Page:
12 January - 20 June 2016

Curcumin may help memory and mood

A study by researchers from UCLA and published in the American Journal of Geriatric Psychiatry suggests that twice daily supplementation with curcumin can lead to significant memory and mood improvements in adults with mild age-related memory loss.

A study by researchers from UCLA and published in the American Journal of Geriatric Psychiatry suggests that twice daily supplementation with curcumin can lead to significant memory and mood improvements in adults with mild age-related memory loss. 

Curcumin is a compound derived from turmeric has been shown to have anti-inflammatory and antioxidant properties with previous studies indicating lower incidence of Alzheimer’s disease in Indian adults consuming curcumin daily as part of their normal diet. 

This current study, by Small et al. indicates that previous studies investigating the effect of curcumin on Alzheimer’s have not looked at in vivo effects of curcumin on amyloid plaques and tau tangles, hallmarks of Alzheimer’s disease.  The team developed a technique, FDDNP-PET, which provide FDDNP binding scores and which have been shown to be significantly higher for selected brain areas in Alzheimer’s patients when compared to patients with healthy aging and mild cognitive impairment (MCI). Lower cognitive scores have also been shown to be “associated with higher FDDNP binding in brain regions that control thinking and memory”. In addition, Small et al. wanted to investigate the effects of a form of curcumin known to have higher bioavailability than often used. 

Small et al. recruited 40 adults aged 50- 90 years who at baseline had cognitive performance scores consistent with normal ageing or who had mild neurocognitive disorder (MCI) but not dementia or Alzheimer’s disease.  The study randomly assigned participants to either receive Theracurmin, containing 90 mg curcumin (21 subjects), or a placebo (19 subjects) twice daily for a period of 18 months. The researchers indicate that the treatment groups “did not differ significantly in baseline demographic variables, age, sex ratio, proportion with MCI” or in assessment scores though they did differ in educational achievement. Small et al. note that at baseline, the free curcumin levels for all participants was 0 ng/ml while after 18 months the mean level was 26.2 ng/ml (ranging from 3.0 to 67.3 ng/ml) for the curcumin group and 0.1 ng/ml (range 0 to 1.2 ng/ml) for the placebo group. The researchers state this shows the participants adherence to the supplementation regime. 

In cognitive tests, the curcumin group showed a statistically significant change in primary verbal memory scores (change of 20.3) while the placebo group showed no significant change (change of 1.9). In primary visual memory tests, the curcumin group again saw a significant improvement while the placebo group showed no such improvement although the change was not statistically significant. For attention measure tests and depression scores the curcumin group showed significant improvements for both while the placebo group showed no significant change and no change respectively. Following FDDNP-PET scans of participants after 18 months, Small et al report that in the amygdala, a region of the brain shown to play a key role in processing of emotions, binding levels significantly decreased in the curcumin group while there was no significant change the placebo. In the hypothalamic region, the curcumin group showed no significant change while in the placebo group a significant increase in binding values was seen.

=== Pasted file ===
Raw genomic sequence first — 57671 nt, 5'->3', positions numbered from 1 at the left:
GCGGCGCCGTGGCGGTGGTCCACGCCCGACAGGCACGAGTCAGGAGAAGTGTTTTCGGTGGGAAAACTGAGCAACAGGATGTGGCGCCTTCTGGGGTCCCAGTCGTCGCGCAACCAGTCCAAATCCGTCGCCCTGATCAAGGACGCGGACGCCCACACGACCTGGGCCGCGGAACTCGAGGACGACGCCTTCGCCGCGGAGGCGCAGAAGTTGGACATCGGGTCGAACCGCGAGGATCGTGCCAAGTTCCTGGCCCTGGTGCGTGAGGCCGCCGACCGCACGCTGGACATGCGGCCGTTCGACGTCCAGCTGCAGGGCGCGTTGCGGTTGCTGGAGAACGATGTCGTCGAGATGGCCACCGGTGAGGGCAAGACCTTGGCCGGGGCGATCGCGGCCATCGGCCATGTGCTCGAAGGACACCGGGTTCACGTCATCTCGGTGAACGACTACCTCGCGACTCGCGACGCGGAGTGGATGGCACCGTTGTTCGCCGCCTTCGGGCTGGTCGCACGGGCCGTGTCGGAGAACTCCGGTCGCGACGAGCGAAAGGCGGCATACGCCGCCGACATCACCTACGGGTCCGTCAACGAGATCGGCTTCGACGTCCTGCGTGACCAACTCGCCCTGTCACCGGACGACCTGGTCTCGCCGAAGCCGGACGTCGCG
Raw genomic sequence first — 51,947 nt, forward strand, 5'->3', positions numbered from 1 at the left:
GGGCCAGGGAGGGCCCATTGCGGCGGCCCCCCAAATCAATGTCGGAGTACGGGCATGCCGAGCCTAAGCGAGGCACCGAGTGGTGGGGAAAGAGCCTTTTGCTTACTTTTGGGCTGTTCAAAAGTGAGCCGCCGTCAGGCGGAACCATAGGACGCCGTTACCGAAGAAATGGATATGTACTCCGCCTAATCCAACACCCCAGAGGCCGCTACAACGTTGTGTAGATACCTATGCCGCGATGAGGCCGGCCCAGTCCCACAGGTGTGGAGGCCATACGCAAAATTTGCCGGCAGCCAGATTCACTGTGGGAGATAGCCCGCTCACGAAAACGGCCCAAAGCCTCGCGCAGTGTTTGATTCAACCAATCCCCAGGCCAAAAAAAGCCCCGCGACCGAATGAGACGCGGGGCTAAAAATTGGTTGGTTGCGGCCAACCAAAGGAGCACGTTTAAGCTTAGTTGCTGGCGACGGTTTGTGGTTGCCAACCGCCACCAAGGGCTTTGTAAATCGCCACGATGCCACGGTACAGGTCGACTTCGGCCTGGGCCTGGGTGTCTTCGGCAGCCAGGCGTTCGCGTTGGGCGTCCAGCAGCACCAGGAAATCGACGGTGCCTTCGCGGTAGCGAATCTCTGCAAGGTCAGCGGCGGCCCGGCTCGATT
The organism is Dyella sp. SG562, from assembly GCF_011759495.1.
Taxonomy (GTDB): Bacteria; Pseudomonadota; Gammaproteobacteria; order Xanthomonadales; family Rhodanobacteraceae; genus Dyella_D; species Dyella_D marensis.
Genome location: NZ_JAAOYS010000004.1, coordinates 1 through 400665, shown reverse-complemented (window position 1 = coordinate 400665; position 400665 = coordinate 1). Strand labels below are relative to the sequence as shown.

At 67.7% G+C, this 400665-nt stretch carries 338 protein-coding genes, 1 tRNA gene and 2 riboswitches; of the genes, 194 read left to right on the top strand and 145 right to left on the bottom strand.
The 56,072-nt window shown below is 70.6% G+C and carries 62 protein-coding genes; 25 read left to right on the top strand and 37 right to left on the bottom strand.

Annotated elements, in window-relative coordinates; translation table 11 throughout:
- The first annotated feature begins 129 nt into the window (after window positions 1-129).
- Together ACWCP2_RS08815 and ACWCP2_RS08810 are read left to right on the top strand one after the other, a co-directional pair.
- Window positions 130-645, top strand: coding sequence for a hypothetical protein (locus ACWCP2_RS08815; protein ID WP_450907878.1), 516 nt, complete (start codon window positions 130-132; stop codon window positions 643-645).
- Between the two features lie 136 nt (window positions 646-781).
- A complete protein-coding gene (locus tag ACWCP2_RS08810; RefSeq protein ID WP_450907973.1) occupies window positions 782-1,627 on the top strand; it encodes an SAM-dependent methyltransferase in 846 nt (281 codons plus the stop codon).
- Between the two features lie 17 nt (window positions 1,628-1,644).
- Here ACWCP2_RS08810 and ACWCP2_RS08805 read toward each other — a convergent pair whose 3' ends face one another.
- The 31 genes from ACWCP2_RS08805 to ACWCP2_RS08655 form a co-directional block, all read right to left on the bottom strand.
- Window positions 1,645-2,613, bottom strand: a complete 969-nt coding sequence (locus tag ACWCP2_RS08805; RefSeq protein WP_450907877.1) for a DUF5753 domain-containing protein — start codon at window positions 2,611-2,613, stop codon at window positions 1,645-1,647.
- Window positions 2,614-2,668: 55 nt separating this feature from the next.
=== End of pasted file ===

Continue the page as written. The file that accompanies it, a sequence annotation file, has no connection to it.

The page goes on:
In discussion, Small et al. reiterate that their findings show that “daily oral ingestion of a bioavailable and safe form of curcumin improves memory performance over an 18-month period in middle-aged and older non-demented adults”. They also state that such supplementation may lead to “less neuropathological accumulation in the amygdala and hypothalamus”. The researchers note that the small sample size and the fact that the FDDNP-PET scan results should be considered “exploratory” means that results should be interpreted with caution. They do however note that the study has several strengths despite these limitations including the long study period and the focus on non-demented adults. In conclusion, Small et al. state that their results “warrant further study in similar populations to confirm the cognitive benefits of curcumin and elucidate the underlying mechanisms responsible for such effects”.

RSSL can analyse for curcumin in turmeric. To find out more please contact Customer Services telephone 0118 918 4076 or e-mail enquiries@rssl.com

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